Should ZA Host the Olympics?

When asked during his trip to Japan about the possibility of South Africa hosting the Olympics, President Jacob Zuma gave a positive response. So what might the benefits be? ZA Confidential asked a few experts for their views….

Expert views:

Graham Wood, MD Tsogo Sun:

Can we host the Olympics as a country – of course we can!! We have demonstrated as a country that we can host high-profile mega events, from the Soccer World Cup to the COP17 Climate Change conference. We have superb infrastructure, magnificent stadia and, most importantly, a hospitable approach to all our international visitors who attend these mega events! At some point Africa needs to host the Olympics – and SA is the logical option!

Peter Attard Montalto of Nomura :

SA most likely will make a concerted effort to host the Olympics, and would be able to deliver in terms of building works and projects etc. However the lack of public transport and even hotel capacity I think is far more of an issue for the Olympics – which is geographically much more compact than a World Cup, by definition. We should consider, though, if this is really the best use of money for SA – given there is probably only marginal return on investment for the country. Spending the money on potential growth-boosting infrastructure would probably be better for development in the long run.

Greg Mills from the Brenthurst Foundation:

There are two schools of thought about hosting big sporting and other global events: those who believe it’s a good thing as it promotes the country and focuses infrastructure delivery against a timeline; and those who see it as an investment in unimportant and largely useless bits of infrastructure and a distraction for government. While SA now has some of the necessary infrastructure from the World Cup, and the Olympics would undoubtedly provide an opportunity for a great party for local bigwigs and visitors, the jury is still out on the benefits from the World Cup. Would hosting the Olympics be the optimum use of government resources when we have so many pressing social and economic problems? Why should South Africans be paying for this party? Hosting the Olympics is not a substitute for a failure to deliver better schooling, housing, and other basic services. But none of this is likely to stop those who see the Olympics as offering a feeding opportunity from big government projects.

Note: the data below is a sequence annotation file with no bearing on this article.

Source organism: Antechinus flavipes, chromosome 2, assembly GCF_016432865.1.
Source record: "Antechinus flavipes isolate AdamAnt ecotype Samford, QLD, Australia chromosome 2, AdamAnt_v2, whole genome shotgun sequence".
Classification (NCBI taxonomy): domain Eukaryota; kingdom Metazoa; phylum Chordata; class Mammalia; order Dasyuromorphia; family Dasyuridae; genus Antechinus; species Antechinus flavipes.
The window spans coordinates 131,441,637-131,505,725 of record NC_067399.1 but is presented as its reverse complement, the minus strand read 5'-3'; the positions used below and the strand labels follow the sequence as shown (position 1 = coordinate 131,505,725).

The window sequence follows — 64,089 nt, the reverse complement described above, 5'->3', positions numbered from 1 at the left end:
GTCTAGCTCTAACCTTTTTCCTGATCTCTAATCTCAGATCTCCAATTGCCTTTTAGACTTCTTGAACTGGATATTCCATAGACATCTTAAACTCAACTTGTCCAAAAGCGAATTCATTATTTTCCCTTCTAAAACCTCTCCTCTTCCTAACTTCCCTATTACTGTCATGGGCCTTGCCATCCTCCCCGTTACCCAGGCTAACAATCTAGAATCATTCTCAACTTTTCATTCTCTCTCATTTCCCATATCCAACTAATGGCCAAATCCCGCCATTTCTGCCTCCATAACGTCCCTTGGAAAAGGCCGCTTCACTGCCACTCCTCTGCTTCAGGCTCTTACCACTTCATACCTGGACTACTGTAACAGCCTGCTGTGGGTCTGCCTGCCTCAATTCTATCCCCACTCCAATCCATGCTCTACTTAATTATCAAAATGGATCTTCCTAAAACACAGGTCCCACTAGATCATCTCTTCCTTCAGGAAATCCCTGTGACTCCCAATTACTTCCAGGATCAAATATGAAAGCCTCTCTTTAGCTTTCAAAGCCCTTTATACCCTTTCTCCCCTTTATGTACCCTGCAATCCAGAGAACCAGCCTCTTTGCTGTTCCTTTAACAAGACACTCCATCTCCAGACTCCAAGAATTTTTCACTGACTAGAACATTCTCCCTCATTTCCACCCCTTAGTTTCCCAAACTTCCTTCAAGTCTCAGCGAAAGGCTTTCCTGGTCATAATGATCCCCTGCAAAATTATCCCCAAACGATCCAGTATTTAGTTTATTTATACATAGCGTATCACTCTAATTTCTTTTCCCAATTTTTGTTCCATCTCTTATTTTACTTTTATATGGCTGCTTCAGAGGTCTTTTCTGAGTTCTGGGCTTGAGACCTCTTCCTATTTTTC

Michael Tatalias from SATSA:

It’s about time. I am glad to see this idea is back on the table. The Olympics would be of immense benefit in promoting South Africa, and even if we were only finalists in an Olympic bid, it would bring immense benefits in promoting the country.

Leon Louw from the Free Market Foundation:

Few realise what a financial debacle hosting the World Cup was. Only a social psychologist can say whether we benefited enough in terms of national arousal and watching soccer to justify it. The point is that many billions were diverted from welfare, housing, policing, education, health and the like. We are left with moribund stadiums (without maintenance budgets), failed investment in accommodation and transport, and much more for which we lick our wounds. Before deciding to host the Olympics a proper independent cost-benefit analysis should be undertaken, so that South Africans can make informed choices between what we sacrifice in return for what we gain. That calculation must not obfuscate reality with such jumbo-jumbo as “it’s nation-building” or “good for our image” or “brings tourists”. We must know at what price we will enjoy a fleeting “feel-good” high. Like taking recreational drugs, we must familiarise ourselves with all the implications. Having said that, the soccer World Cup was phenomenal and benefits may well have exceeded costs. The tragedy is not so much that we were a nation in denial about costs, as that we squandered the World Cup “dividend” as we did the rugby World Cup dividend, by not sustaining the positive message we sent to the world. We have since been downgraded on every index and by every rating agency. What we should learn from this, but won’t, is that we should not just plan for, say, the Olympics, but ensure that what precedes and follows is in harmony with it.

Conclusion:

The first Olympic games in Africa? It would not just be about sport, but about marketing the country. If it happens there will be a lot of job creation, a lot of construction…. and brown envelopes as far as the eye can see?

Tweet of the Day:

Russell Lamberti (@RussLamberti): Zuma, brimming with confidence at SA’s limitless wealth & prosperity, now wants to channel billions into a frivolous 2-week sporting event

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